WEST VIRGINIA (LOOTPRESS) – U.S. Department of Agriculture (USDA) Rural Development West Virginia State Director Ryan Thorn has announced that Rural Development is investing $9.3 million to improve water and wastewater infrastructure for five West Virginia communities.
“Having adequate, safe, and reliable basic infrastructure is the foundation for community and economic development,” said Thorn.
“Strengthening public water and sewer services is at the heart of what we do at Rural Development. The investments announced today will have a lasting economic impact that allows for new opportunities and future generations to make a good life in rural communities across the Mountain State.”
In total, Rural Development is investing $9,253,000 in the following five projects across West Virginia:
The Red Sulphur Public Service District will use a $4.8 million Water and Waste Disposal Loan and Grant to extend its waterline to over 80 new customers on Adair, Little Rich Creek, and Pinhook Roads in Monroe County.
This water line extension project will bring new residential customers to the PSD and provide safe drinking water to citizens within the proposed project.
The town of Triadelphia will use a $1.6 million Water and Waste Disposal Loan and Grant to upgrade its sewer collection system.
The collection system currently has excessive inflow and infiltration causing a range of costly environmental issues.
The project will provide the town with a collection system substantially less prone to inflow and infiltration. This upgrade will benefit approximately 669 West Virginians.
The town of Wardensville will use a $1.1 million Water and Waste Disposal Loan and Grant to make upgrades to the wastewater treatment plant and lift stations; conduct a study of system inflow and infiltration; and install a Supervisory Control and Data Acquisition (SCADA) system for the wastewater collection and treatment system.
This upgrade will benefit approximately 1,848 West Virginians in Wardensville and adjacent areas.
The Claywood Park Public Service District will use an $940,000 Water and Waste Disposal Loan and Grant to upgrade its waterlines in the Dutch Ridge Road and Meadville Road areas of Wood County.
These communities have grown, and new water lines are needed to accommodate the growth.
By increasing the waterline size, the district will also be able to provide fire protection to these communities.
This upgrade will benefit approximately 1,152 West Virginians in Wood County.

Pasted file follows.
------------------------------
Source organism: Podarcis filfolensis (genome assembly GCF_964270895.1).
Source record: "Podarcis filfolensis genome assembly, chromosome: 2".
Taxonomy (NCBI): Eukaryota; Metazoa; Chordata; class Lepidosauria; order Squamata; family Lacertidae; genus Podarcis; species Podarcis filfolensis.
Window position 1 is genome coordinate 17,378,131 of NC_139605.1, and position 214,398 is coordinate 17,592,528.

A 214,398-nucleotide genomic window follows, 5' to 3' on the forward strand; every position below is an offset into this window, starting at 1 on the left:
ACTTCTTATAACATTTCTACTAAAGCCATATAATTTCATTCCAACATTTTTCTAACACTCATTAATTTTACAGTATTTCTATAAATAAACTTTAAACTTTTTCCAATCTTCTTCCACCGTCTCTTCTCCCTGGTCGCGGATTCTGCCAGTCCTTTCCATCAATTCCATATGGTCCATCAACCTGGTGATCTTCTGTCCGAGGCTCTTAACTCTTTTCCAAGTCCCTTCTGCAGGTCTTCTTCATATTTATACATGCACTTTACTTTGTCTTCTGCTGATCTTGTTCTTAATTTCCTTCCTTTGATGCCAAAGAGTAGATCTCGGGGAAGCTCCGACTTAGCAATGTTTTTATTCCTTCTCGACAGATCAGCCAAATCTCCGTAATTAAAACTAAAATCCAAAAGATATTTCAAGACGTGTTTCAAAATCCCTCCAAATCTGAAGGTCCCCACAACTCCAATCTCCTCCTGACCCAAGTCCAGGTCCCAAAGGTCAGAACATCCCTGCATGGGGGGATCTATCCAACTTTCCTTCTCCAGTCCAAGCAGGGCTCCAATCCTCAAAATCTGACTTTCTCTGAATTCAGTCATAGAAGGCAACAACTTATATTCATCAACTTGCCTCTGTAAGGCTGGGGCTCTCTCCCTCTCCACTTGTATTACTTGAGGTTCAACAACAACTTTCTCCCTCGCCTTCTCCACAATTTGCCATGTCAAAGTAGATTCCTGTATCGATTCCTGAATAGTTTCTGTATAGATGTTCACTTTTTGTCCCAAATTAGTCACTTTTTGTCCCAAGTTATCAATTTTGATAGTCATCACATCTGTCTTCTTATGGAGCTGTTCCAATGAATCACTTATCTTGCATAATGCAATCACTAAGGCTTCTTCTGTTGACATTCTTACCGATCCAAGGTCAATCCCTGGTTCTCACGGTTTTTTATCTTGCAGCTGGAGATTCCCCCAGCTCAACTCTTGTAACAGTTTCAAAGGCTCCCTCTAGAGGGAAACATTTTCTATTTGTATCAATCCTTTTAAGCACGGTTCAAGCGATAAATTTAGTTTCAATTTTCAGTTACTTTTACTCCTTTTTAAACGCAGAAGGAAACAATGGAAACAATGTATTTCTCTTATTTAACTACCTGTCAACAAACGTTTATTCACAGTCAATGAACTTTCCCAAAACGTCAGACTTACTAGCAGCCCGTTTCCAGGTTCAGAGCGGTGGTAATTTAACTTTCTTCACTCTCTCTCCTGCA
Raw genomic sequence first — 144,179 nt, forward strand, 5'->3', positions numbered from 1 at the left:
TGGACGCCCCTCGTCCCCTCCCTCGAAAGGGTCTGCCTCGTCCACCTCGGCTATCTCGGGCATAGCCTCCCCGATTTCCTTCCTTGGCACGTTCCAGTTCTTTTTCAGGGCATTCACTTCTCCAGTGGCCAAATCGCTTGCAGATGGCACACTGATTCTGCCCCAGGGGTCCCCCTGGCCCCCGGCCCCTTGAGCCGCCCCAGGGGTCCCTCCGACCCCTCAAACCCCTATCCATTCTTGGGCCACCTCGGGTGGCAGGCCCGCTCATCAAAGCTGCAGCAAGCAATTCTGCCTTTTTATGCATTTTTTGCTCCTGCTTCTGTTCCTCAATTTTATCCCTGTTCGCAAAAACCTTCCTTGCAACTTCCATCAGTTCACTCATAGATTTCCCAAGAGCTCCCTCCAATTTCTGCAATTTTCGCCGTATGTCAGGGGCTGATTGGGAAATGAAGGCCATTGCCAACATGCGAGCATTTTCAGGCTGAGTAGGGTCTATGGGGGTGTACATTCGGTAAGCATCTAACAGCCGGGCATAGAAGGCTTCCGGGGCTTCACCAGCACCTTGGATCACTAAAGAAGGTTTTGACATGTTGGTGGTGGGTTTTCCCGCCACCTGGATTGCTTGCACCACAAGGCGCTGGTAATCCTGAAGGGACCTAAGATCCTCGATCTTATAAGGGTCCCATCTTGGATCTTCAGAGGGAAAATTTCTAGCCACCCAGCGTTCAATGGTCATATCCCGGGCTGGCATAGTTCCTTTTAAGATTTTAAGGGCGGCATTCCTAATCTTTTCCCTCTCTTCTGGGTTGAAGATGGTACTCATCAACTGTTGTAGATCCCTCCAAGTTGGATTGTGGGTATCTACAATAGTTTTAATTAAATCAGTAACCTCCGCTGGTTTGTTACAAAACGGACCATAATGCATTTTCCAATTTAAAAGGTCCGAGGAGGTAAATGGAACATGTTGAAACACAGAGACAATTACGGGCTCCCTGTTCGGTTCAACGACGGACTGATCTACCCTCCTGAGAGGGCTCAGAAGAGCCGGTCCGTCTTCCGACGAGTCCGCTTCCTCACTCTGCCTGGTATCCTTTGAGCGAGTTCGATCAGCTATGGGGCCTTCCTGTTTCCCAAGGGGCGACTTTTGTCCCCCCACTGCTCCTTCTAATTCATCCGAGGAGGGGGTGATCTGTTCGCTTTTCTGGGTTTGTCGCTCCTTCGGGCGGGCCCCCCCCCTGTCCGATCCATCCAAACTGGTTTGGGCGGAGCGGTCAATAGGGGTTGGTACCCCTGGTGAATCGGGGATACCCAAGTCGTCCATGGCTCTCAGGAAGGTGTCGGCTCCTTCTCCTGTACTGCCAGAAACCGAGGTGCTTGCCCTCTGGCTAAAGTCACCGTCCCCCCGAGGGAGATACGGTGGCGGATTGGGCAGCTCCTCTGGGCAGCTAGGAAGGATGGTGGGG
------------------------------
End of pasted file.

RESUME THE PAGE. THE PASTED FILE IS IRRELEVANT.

The Mason County Public Service District will use an $814,000 Water and Waste Disposal Loan and Grant to upgrade its sewer collection system.
The project includes over 15 miles of gravity and pressure sewer; 180 grinder pumps; five lift stations; and over three miles of transmission force main.
The project will provide a centralized sewer system collecting and transmitting from the project area to the district’s Camp Conley wastewater treatment plant.
The package plant at Rolling Acres will be decommissioned and a replacement collection system with will be built.
“Investing in our communities means long-term economic development that creates and supports good-paying jobs,” said U.S. Senator Joe Manchin III (D-W.Va.).
“I’m pleased USDA is awarding more than $9.3 million to support these five vital projects, which will upgrade water and wastewater infrastructure in Monroe, Ohio, Hardy, Wood and Mason Counties. As a member of the Senate Appropriations Committee, I will continue working with USDA to ensure our rural communities across the Mountain State have what they need to thrive.”
“I’m pleased to see these resources invested to strengthen our rural communities’ ability to provide safe and reliable water services in West Virginia,” said U.S. Senator Shelley Moore Capito (R-W.Va.).
“Whether it is a water line extension or maintenance of existing services, it is vital to our communities to continue to invest in safe and reliable services.”
The investments are made available through the Rural Development’s Water and Waste Disposal Loan and Grant Program.
The Water and Waste Disposal Loan and Grant Program helps fund clean and reliable drinking water systems, sanitary sewage and solid waste disposal, and storm water drainage to households and businesses.
Funding for these programs is made possible, in part, by the Bipartisan Infrastructure Law.
It also advances the President’s Investing in America agenda to grow the nation’s economy from the bottom up and middle-out.